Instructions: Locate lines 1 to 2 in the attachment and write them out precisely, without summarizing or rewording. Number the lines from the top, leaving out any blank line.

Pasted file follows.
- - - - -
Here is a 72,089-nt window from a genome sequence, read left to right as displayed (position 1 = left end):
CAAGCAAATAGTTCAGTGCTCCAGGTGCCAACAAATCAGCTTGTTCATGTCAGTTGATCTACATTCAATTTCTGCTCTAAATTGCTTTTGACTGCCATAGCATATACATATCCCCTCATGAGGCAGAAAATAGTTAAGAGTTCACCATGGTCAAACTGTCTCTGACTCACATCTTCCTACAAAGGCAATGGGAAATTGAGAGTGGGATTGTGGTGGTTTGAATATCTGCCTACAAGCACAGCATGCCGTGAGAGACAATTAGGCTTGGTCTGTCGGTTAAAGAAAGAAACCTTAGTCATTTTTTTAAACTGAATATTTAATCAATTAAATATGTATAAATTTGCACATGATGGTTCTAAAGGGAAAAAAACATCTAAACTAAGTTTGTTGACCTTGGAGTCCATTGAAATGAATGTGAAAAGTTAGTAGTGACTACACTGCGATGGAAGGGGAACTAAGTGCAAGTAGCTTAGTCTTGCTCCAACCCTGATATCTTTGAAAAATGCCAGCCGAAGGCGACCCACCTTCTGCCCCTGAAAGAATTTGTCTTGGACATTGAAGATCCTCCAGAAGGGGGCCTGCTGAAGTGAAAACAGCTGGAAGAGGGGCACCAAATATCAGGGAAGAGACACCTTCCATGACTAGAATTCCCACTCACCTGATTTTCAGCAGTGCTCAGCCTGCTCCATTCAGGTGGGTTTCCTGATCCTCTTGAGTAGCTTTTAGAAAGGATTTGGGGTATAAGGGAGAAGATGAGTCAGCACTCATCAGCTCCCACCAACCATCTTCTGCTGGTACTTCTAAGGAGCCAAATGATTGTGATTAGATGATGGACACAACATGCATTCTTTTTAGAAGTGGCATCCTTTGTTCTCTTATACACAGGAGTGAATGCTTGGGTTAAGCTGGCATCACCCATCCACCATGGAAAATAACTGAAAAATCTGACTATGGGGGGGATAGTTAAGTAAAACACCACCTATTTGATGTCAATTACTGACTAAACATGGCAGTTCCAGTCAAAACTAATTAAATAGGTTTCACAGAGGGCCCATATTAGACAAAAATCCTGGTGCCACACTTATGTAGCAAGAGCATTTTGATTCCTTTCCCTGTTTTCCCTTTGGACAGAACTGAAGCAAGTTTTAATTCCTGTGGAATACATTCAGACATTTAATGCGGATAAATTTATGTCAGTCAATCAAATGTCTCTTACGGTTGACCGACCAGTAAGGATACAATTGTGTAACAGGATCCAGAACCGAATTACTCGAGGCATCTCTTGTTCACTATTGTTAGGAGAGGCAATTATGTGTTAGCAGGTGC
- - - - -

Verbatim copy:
Here is a 72,089-nt window from a genome sequence, read left to right as displayed (position 1 = left end):
CAAGCAAATAGTTCAGTGCTCCAGGTGCCAACAAATCAGCTTGTTCATGTCAGTTGATCTACATTCAATTTCTGCTCTAAATTGCTTTTGACTGCCATAGCATATACATATCCCCTCATGAGGCAGAAAATAGTTAAGAGTTCACCATGGTCAAACTGTCTCTGACTCACATCTTCCTACAAAGGCAATGGGAAATTGAGAGTGGGATTGTGGTGGTTTGAATATCTGCCTACAAGCACAGCATGCCGTGAGAGACAATTAGGCTTGGTCTGTCGGTTAAAGAAAGAAACCTTAGTCATTTTTTTAAACTGAATATTTAATCAATTAAATATGTATAAATTTGCACATGATGGTTCTAAAGGGAAAAAAACATCTAAACTAAGTTTGTTGACCTTGGAGTCCATTGAAATGAATGTGAAAAGTTAGTAGTGACTACACTGCGATGGAAGGGGAACTAAGTGCAAGTAGCTTAGTCTTGCTCCAACCCTGATATCTTTGAAAAATGCCAGCCGAAGGCGACCCACCTTCTGCCCCTGAAAGAATTTGTCTTGGACATTGAAGATCCTCCAGAAGGGGGCCTGCTGAAGTGAAAACAGCTGGAAGAGGGGCACCAAATATCAGGGAAGAGACACCTTCCATGACTAGAATTCCCACTCACCTGATTTTCAGCAGTGCTCAGCCTGCTCCATTCAGGTGGGTTTCCTGATCCTCTTGAGTAGCTTTTAGAAAGGATTTGGGGTATAAGGGAGAAGATGAGTCAGCACTCATCAGCTCCCACCAACCATCTTCTGCTGGTACTTCTAAGGAGCCAAATGATTGTGATTAGATGATGGACACAACATGCATTCTTTTTAGAAGTGGCATCCTTTGTTCTCTTATACACAGGAGTGAATGCTTGGGTTAAGCTGGCATCACCCATCCACCATGGAAAATAACTGAAAAATCTGACTATGGGGGGGATAGTTAAGTAAAACACCACCTATTTGATGTCAATTACTGACTAAACATGGCAGTTCCAGTCAAAACTAATTAAATAGGTTTCACAGAGGGCCCATATTAGACAAAAATCCTGGTGCCACACTTATGTAGCAAGAGCATTTTGATTCCTTTCCCTGTTTTCCCTTTGGACAGAACTGAAGCAAGTTTTAATTCCTGTGGAATACATTCAGACATTTAATGCGGATAAATTTATGTCAGTCAATCAAATGTCTCTTACGGTTGACCGACCAGTAAGGATACAATTGTGTAACAGGATCCAGAACCGAATTACTCGAGGCATCTCTTGTTCACTATTGTTAGGAGAGGCAATTATGTGTTAGCAGGTGC